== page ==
Meet 39 lucky chickens who were saved from certain death! Since the COVID-19 outbreak hit the meat industry, thousands of animals have been culled.
Shawn Camp, founder and executive director of Iowa Farm Sanctuary, is one of a number of groups currently saving animals from farming operations shut down because of the COVID-19 pandemic.
Plummeting demand for meat due to shuttered restaurants, schools and hotels, and closures, or slowing of slaughterhouses due to workers falling ill, have left many farmers across North America with a surplus of animals. As a result, millions of animals are being brutally culled on farms. But thanks to the efforts of Iowa Farm Sanctuary, 39 little lives have now been spared.
When Camp saw a post making the rounds on Facebook, about a farmer in Iowa giving away chickens, she immediately gathered a team and sprang into action. She reached out to the farmer, who agreed to release some of the animals. She then put out a call for dog and cat crates to help transport the rescued hens. Donated crates quickly came in, and by the next morning, Camp and her team were on the road, along with another group, Michigan-based, Barn Sanctuary.
“As fast as one bird could be saved, workers were “loading them up by the dozen to be killed. So it was really a race against time to get as many as we could.”
Upon arrival at the farm, about three hours north of Iowa Farm Sanctuary, it was discovered that the farmer had over 140,000 chickens. As rescuers were actively pulling one bird at a time, says Camp, “there were employees pulling hundreds of birds and putting them into small gas chambers.” As fast as one bird could be saved, she describes, workers were “loading them up by the dozen to be killed. So it was really a race against time to get as many as we could.”
‘We had some issues with them instinctually doing what is called clumping. They’ve lived confined for so long, they only know to stand on top of each other.’ Though considered humane by the egg industry, “when they go into these CO₂ boxes,” says Camp, “they can be heard fighting for their lives. It’s not like they just sit in there and fall asleep.”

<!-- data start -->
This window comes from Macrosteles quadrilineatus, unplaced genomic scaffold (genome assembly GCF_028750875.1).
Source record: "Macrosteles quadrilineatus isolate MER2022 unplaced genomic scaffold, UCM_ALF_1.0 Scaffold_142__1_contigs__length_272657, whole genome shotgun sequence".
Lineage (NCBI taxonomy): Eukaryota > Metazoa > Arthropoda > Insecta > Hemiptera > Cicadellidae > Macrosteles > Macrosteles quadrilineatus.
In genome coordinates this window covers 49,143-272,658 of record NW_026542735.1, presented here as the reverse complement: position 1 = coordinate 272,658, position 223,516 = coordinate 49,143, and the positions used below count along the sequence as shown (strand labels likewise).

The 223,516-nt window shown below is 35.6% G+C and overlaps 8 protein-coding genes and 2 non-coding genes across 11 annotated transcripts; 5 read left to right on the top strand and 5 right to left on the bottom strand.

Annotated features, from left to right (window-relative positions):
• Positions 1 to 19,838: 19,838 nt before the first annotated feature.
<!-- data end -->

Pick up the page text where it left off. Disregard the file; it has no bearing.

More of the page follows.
Though Camp wishes she could have saved hundreds of hens, the group only had homes and transport for a certain amount: 38, with one extra sneaking in, “a nice surprise,” she chuckles. Since that day though, there has been a growing effort among partner sanctuaries and donors, leading to more rescues and thousands of birds being saved.
“With the COVID crisis, processing plants are closing or are at their minimum capacity,” explains Camp, and so the hens on this particular farm, who were nearing the end their ability to produce eggs, had no place to be slaughtered, “for cheap chicken soup,” she says. “So rather than letting them starve, they just began gassing them.”
As for the lucky 39 rescued by Camp: “Most are doing really well,” she says. “The first couple of days we had some issues with them instinctually doing what is called clumping. They’ve lived confined for so long, they only know to stand on top of each other.” After separating them into spaces more conducive to healthy spreading, she says, “they are doing so much better. Most are eating and drinking on their own, getting electrolytes in their water, their colour is coming back to their combs, and they are standing, which is remarkable given they had never had enough room to actually stand up before.”
“The first couple of days we had some issues with them instinctually doing what is called clumping. They’ve lived confined for so long, they only know to stand on top of each other.”
For a few of the hens though, “their hormones get so out of whack from producing such an unnatural amount of eggs,” she says, “and being [genetically] modified so much to do so, that their combs have grown really out of control; a couple of them can’t even hold their heads up.” Soon those hens will get the veterinary treatment they need to live comfortably, including hormonal implants; treatment they would have likely never received on the farm.
For 11 of the 39 rescued chickens, Iowa Farm Sanctuary will be their forever home. The rest will go to other homes and sanctuaries, where they will be permitted to live out their lives free from exploitation and slaughter.
“We try to be as cautious as possible when these birds are rescued, that they don’t continue the course of exploitation,” says Camp. “We are pretty explicit about working with sanctuaries that we know have a vegan mission.” And so, this group of fortunate, rescued hens, she says, “will effectively go into retirement,” exactly as they deserve.
Original source: https://medium.com